Hormone-mimicking chemicals released into rivers have been found to impact the mating choices of fish, a new study has revealed. The controversial chemical BPA, which emits oestrogen-like properties, was found to alter an individual's appearance and behavior, leading to inter-species breeding. The study, published in Evolutionary Applications, reveals the threat to biodiversity when the boundaries between species are blurred.
The research, led by Dr Jessica Ward from the University of Minnesota, focused on the impact of Bisphenol A (BPA) on Blacktail Shiner (Cyprinella venusta) and Red Shiner (Cyprinella lutrensis) fish which are found in rivers across the United States. BPA is an organic compound used in the manufacture of polycarbonate and other plastics. It is currently banned from baby bottles and childrens' cups in 11 U.S. states.
"Chemicals from household products and pharmaceuticals frequently end up in rivers and BPA is known to be present in aquatic ecosystems across the United States," said Ward. "Until now studies have primarily focused on the impact to individual fish, but our study demonstrates the impact of BPA on a population level."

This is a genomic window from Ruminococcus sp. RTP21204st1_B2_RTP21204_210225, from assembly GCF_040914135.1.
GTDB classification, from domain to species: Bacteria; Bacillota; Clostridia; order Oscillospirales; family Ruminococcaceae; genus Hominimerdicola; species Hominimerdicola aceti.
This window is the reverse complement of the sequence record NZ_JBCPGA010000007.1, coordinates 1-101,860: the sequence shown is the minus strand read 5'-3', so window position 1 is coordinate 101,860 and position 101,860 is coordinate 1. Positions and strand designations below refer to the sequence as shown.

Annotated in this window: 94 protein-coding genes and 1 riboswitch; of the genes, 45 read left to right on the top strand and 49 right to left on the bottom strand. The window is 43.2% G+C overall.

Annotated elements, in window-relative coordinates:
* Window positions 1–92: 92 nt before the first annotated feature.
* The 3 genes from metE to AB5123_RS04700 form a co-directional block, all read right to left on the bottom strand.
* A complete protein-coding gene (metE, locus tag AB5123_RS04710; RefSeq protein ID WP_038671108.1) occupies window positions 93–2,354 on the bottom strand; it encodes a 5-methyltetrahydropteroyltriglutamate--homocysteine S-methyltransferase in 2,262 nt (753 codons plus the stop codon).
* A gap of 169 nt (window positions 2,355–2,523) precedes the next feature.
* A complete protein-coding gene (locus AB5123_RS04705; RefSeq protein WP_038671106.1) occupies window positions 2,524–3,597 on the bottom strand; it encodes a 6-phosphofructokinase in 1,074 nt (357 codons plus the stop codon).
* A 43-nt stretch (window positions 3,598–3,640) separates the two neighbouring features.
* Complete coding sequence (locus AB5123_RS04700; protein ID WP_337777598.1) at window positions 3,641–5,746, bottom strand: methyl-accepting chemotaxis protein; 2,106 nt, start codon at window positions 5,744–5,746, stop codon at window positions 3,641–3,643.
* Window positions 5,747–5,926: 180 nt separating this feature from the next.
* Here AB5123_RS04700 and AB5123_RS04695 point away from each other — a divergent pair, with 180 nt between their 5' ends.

The team collected individuals of both species from two streams in the state of Georgia. The species were kept separated for 14 days in tanks, some of which contained BPA. On the 15th day behavioral trials were undertaken as individuals from different tanks were introduced to each other.
The scientists monitored any physiological or signalling differences the individuals displayed, such as colour, as well as any behavioral differences during courtship, such as mate choice.
BPA disrupts an individual's endocrine system, which controls the release of hormones. This impacts behavior and appearance, which in turn can lead an individual to mistake a newly introduced species as a potential mate.
This process poses long-term ecological consequences, especially in areas threatened by the introduction of invasive species. BPA and other hormone-mimicking chemicals can escalate the loss of native biodiversity by breaking down species barriers and promoting the invader.
"Our research shows how the presence of these manmade chemicals leads to a greater likelihood of hybridization between species," concluded Ward. "This can have severe ecological and evolutionary consequences, including the potential for the decline of our native species."